The top Republican in the House of Representatives is calling on Maine Education Commissioner Pender Makin to explain what she meant when she told lawmakers on the Education and Cultural Affairs Committee that “academic learning” is going to take a “back seat” in Maine schools.
“It is my understanding that you stated, “Academic learning is definitely going to take a backseat to all of these other pieces.” These “other pieces” you were referencing were Social and Emotional Learning goals and objectives your department has,” House Minority Leader Billy Bob Faulkingham (R-Winter Harbor) said in the letter to Makin.
“As the commissioner in charge of our state’s education, I found your comments quite shocking,” Faulkingham said.
“As the Republican leader for the House of Representatives, I would appreciate a further explanation, so I can better understand what priorities the department plans on placing above academics in our schools,” he said.
Makin has so far not responded to the letter.
Faulkingham’s letter went out on March 17.
The commissioner’s comments came in response to questions from GOP lawmakers on the committee about why Maine’s schools are increasingly focusing on social-emotional learning, gender ideology, and equity-based educational programs.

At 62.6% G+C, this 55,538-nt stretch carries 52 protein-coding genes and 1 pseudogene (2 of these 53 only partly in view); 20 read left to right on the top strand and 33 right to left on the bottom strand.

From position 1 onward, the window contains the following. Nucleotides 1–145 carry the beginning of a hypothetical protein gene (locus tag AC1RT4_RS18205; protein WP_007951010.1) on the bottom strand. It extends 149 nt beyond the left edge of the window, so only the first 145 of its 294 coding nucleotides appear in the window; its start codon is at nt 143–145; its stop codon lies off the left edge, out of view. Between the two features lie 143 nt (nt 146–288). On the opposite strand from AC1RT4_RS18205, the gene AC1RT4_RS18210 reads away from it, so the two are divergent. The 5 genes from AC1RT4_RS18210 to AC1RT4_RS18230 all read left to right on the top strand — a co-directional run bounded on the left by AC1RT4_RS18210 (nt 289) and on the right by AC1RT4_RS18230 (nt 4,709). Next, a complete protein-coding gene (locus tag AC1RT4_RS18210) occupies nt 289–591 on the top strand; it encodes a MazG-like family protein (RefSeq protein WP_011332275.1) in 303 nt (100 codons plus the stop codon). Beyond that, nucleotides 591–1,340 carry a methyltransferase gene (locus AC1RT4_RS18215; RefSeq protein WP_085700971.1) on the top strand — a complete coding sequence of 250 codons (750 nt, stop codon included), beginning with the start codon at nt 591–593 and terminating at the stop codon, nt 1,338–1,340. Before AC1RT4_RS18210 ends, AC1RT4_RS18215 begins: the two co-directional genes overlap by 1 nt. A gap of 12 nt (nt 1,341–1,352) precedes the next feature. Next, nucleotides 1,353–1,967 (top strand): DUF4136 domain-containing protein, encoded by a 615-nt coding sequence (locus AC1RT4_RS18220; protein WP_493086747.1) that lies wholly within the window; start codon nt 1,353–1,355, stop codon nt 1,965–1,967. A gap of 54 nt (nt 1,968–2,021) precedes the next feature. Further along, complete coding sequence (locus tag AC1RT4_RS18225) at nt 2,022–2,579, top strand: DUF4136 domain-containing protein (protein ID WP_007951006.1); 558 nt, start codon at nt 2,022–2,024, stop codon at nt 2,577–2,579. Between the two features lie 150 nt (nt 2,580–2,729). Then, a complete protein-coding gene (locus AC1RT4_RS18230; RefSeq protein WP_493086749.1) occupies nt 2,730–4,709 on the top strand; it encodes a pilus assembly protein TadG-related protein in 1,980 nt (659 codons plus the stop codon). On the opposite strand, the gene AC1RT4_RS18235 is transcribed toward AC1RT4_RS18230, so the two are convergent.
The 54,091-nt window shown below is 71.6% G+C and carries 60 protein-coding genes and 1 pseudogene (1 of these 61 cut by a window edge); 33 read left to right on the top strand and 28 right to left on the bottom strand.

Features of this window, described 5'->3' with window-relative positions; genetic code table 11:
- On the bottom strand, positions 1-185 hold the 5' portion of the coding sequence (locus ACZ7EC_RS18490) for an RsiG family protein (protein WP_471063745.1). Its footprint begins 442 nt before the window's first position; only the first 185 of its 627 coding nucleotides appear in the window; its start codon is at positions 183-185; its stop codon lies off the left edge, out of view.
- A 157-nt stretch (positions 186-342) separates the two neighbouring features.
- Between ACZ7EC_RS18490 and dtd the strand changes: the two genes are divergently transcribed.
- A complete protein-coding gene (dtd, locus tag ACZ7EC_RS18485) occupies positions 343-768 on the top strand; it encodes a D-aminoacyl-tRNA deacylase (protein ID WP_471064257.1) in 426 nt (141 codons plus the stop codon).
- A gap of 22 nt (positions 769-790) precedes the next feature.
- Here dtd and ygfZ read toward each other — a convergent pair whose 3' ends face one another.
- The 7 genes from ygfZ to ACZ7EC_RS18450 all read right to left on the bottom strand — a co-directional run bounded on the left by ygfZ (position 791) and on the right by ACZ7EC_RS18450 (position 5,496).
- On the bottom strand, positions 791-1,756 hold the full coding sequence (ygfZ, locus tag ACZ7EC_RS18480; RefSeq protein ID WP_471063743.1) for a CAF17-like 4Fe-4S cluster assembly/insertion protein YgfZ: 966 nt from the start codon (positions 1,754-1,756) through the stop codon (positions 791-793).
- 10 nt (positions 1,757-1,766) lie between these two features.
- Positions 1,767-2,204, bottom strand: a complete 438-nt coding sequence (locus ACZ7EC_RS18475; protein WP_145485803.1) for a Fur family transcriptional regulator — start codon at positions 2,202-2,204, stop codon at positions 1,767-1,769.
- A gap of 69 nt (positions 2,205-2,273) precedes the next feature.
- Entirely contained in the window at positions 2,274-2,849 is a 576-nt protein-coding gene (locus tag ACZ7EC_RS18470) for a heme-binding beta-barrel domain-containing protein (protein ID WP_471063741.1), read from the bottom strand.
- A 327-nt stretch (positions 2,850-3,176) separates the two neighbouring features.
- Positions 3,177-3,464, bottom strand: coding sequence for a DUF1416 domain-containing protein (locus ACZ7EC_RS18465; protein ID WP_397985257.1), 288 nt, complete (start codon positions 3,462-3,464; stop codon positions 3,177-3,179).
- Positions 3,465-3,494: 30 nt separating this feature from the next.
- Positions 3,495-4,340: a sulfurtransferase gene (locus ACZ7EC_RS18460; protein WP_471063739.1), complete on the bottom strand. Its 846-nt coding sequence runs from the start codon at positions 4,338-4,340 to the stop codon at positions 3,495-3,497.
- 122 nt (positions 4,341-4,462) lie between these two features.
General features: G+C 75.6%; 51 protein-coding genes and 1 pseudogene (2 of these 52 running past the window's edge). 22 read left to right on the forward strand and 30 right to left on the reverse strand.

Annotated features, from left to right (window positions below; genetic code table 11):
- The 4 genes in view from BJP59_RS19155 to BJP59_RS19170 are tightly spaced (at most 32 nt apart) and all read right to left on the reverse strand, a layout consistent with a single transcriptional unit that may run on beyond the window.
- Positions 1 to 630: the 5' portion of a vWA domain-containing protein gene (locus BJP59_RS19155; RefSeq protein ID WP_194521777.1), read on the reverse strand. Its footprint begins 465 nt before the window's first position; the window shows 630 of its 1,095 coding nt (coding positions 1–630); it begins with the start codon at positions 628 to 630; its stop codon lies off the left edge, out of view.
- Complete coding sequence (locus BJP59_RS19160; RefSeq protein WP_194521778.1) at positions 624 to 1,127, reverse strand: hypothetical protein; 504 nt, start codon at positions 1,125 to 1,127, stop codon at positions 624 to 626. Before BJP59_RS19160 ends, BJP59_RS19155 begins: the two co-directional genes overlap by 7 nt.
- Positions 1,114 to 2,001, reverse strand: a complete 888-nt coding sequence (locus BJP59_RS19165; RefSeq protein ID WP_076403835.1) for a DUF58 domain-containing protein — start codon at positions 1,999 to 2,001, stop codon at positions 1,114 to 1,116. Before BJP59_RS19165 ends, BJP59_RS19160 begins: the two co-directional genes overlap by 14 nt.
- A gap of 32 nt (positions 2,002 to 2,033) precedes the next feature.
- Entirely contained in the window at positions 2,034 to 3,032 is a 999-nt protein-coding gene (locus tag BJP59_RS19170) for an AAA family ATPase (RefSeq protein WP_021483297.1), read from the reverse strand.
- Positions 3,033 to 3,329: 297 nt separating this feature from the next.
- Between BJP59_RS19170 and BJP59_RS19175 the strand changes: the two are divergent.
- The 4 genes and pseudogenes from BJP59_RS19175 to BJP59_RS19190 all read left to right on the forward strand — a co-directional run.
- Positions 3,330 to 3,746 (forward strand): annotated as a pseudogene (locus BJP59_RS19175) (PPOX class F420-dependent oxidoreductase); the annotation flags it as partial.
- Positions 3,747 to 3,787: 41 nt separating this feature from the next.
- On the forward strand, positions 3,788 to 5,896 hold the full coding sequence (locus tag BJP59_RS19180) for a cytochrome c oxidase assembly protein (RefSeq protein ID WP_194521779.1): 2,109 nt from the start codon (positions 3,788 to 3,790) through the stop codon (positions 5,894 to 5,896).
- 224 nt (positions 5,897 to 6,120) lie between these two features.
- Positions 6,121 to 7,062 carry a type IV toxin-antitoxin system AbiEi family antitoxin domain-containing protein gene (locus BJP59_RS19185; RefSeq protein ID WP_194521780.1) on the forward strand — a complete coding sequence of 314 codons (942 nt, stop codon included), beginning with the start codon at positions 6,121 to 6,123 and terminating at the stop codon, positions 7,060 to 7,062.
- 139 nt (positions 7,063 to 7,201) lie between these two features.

Makin, who has served as Democratic Gov. Janet Mills’ education chief since 2019, responded that these experimental and politicized approaches to public education are designed with brain science in mind.
“I guess, I would say it really does come down to brain science,” Makin said. “Every child in the room needs to feel safe.”
According to Makin, kids can’t learn if they’re not made to feel safe, and only by using these new experimental techniques can kids be made to feel safe.
Otherwise, they will be too distracted to learn.
Or, as Makin’s more scientific approach puts it, “the little editor in their head is going to get pushed out of its seat, and the dysregulation takes over.”
Makin might have more to explain than just the “back seat” remark to the committee.
On Tuesday night, the Maine Wire reported that the city of Portland will receive an additional $3.6 million in school funding due to a millage rate error.
According to members of Portland’s Finance Committee, the error was made by the Maine Department of Education.